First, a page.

Leadership Ledger: Leadership group delves into health care

There's a special gold bell inside Lancaster Radiation Therapy Center that cancer patients ring three times upon completing their series of treatments.
The pulling of the string is a celebration for all involved – the patients, their families and even the medical staff rendering the treatment. Hugs and kisses are doled out. Smiles fill the room. And even some tears are shed.
The plated text below the bell, presented in poem form, sums up the experience.
“This journey has been long and hard. But we faced the test,” the text reads. “Our loved ones have supported us. Our faith will never rest.
“The past is but a memory. So now without delay. I ring this bell three times and know the future begins today.”
That passage speaks profoundly of the doubt, fear, strength and triumph of those battling cancer.
Most of us have been affected by cancer in some way – either as sufferers or supporters of someone who's battled it. The massive number of balloons released at the annual Relay for Life tells the story.
A glance at that gold bell – along with a walk-through of Lancaster Radiation Therapy Center – was sobering and saddening, but also encouraging Jan. 16 as I thought about the medical options available here in Lancaster County. That was the day for Leadership Lancaster’s most recent session, which centered on health care.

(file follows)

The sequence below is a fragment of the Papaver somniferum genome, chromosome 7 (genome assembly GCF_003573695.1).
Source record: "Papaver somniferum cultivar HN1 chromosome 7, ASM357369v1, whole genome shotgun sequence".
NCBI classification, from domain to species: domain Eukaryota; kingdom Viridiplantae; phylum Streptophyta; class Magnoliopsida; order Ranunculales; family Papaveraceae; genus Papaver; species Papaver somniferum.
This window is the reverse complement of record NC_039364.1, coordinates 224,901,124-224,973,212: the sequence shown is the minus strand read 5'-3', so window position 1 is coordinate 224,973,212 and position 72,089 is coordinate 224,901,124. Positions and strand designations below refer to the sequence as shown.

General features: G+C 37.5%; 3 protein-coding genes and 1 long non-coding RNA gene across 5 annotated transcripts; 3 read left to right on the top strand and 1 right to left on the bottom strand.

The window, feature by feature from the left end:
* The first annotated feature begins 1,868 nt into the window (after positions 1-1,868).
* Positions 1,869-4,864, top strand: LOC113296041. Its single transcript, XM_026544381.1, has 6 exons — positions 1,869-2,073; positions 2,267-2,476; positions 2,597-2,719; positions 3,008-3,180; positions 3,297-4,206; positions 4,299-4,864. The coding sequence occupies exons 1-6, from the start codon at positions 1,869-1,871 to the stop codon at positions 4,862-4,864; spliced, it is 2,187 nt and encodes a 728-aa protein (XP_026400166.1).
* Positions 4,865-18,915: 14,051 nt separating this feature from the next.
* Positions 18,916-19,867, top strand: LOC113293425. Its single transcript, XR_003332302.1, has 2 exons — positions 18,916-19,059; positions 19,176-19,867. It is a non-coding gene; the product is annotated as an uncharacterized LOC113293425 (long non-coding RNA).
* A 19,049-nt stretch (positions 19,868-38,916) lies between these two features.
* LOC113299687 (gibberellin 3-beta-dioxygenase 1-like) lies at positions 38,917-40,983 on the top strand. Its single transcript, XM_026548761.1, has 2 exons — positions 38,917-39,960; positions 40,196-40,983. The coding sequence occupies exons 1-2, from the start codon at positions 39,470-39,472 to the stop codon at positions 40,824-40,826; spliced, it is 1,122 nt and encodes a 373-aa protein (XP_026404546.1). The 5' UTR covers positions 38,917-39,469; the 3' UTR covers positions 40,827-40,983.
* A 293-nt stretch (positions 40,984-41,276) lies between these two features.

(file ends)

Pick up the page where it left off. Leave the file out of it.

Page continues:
'Definitely personal'
Radiation therapist Chris Deese gave an overview of the device used to render radiation treatments. It's called a linear accelerator. It works by damaging the DNA of the person's cancerous cells.
Patients receive treatments daily, typically ranging from five to 30 treatments.
Deese said each individual radiation sessions lasts less than an hour.
“They're in and out,” he said.
Lancaster Radiation Therapy Center, which has been open about two years now, served about 300 patients within the past year.
The staff say through the treatments, bonds are established with those who walk through their doors daily.
“It's definitely personal,” Deese said. “We get to know the families very well.”
Springs Memorial Hospital
Before our visit to the radiation center, the leadership group met at Springs Memorial Hospital.
Clay Catoe, director of Lancaster County Emergency Medical Services, gave a presentation about the status of the local EMS.
His staff receives more than 1,000 calls per month for service. And the average response time is eight minutes.
The county's EMS personnel includes more than 250 certified first responders. The staff also teaches CPR, first aid and first-responder classes.
Janice Dabney, CEO of Springs Memorial Hospital, then shared facts and figures about the hospital.
The facility, owned by Community Health Systems, has 231 beds and 110 physicians and provides more than 27 different medical specialties.
Since 1994, $80 million has been invested in the hospital, Dabney said.
This year, hospital leaders plan to add four more beds to the emergency department, receive stroke accreditation, open wound-care and psychiatric centers and establish a physical therapy center in Indian Land for adults 55 and older.
Our health-care day concluded with a visit to Dr. Kristin Black, founder and owner of New Day Family Practice in Lancaster.
Black takes a holistic approach to providing primary health care for families. The practice has now been open six years.
“We don't want people to feel like it's a traditional doctor's office,” Black said. “We're trying to give you a different perspective, a different take on things.”